Coffee shop laptop crackdown efforts have resulted in a sales boost for one San Francisco area coffee shop owner, according to a Monday report.
Luigi Di Ruocco, who owns and runs the San Francisco Coffee Bar, said in comments to the SF Chronicle that he noticed a “15 [percent] to 20 percent” boost in sales once he instituted a policy that would curtail coffee shop laptop use from noon to 2 pm each day.
Di Ruocco said he “unclogged the clog,” claiming that many potential patrons were unable to get a table on account of the free Wi-Fi users, who would camp out all day.
“One of the unforeseen problems [with free Wi-Fi] was that people stayed a really long time and others who came in couldn’t find seats,” Di Ruocco said. “As a business owner, it broke my heart to turn away business. But at the same time I couldn’t chase off the existing patrons because they might not come back.”
“We made it work for the office workers in the area who wanted to grab a quick lunch. Now they can actually get a table,” Di Ruocco said.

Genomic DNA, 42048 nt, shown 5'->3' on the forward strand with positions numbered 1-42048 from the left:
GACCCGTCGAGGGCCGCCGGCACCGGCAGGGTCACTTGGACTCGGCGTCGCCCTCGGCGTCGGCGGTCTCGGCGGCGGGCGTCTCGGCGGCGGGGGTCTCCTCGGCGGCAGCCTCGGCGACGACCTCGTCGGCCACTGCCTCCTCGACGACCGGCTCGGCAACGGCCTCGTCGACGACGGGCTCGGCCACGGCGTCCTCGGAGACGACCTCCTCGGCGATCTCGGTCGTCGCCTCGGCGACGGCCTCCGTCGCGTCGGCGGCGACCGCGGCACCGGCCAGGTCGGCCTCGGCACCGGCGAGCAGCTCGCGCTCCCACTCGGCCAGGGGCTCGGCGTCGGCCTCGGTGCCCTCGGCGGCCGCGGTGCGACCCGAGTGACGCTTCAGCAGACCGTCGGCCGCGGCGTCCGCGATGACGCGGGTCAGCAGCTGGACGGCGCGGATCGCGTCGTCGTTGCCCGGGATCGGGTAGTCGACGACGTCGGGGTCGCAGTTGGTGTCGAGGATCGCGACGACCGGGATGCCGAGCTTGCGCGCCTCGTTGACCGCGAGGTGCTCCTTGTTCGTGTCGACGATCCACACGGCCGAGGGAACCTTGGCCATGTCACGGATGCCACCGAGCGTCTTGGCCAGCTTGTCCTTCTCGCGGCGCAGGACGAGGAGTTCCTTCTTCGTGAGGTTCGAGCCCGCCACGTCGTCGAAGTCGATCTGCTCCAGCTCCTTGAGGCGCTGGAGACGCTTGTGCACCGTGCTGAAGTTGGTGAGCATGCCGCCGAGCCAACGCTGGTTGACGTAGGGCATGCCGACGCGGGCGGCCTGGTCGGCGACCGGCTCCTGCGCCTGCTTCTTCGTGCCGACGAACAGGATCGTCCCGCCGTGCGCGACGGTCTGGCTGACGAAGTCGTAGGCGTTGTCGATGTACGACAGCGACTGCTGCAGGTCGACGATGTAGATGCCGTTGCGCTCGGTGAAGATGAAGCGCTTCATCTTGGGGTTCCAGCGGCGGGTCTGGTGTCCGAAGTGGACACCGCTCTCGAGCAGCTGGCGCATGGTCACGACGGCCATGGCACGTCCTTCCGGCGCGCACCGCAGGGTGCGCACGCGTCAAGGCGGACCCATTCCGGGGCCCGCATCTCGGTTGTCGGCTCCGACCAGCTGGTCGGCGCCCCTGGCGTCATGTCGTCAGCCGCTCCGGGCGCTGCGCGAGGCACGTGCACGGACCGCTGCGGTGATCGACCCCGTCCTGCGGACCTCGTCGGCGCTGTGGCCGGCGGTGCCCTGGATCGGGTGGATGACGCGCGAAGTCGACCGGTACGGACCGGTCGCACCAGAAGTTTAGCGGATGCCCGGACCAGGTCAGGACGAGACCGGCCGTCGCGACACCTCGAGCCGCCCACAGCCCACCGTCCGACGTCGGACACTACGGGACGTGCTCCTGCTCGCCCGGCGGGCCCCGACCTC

Other restaurants that have taken measures to reduce the amount of “coffee shop squatters” include Panera Bread (an 11 am to 1 pm timeframe, at least in my area) and Starbucks, which recently announced it would be teaming with Google for faster Wi-Fi at around 7,000 locations.
Only time will tell if the sales boost will sustain itself and result in as much revenue as having a few regulars to fill out the down times, but for Di Ruocco, it’s definitely worth the try.
As someone who’s been both a victim and a perpetrator of coffee shop squatting, I find this move pretty understandable. In my experience, attention for work wanes after two or three hours in a coffee shop, so it doesn’t hurt to relocate. Besides, too much of the stuff will kill you anyway. And if you don’t believe that…
But what do you guys think — should coffee shop laptop use be curtailed to a couple of hours, not allowed at all, or scheduled around the busiest times? How would something like Di Ruocco’s move affect your patronage?
[Image via ShutterStock]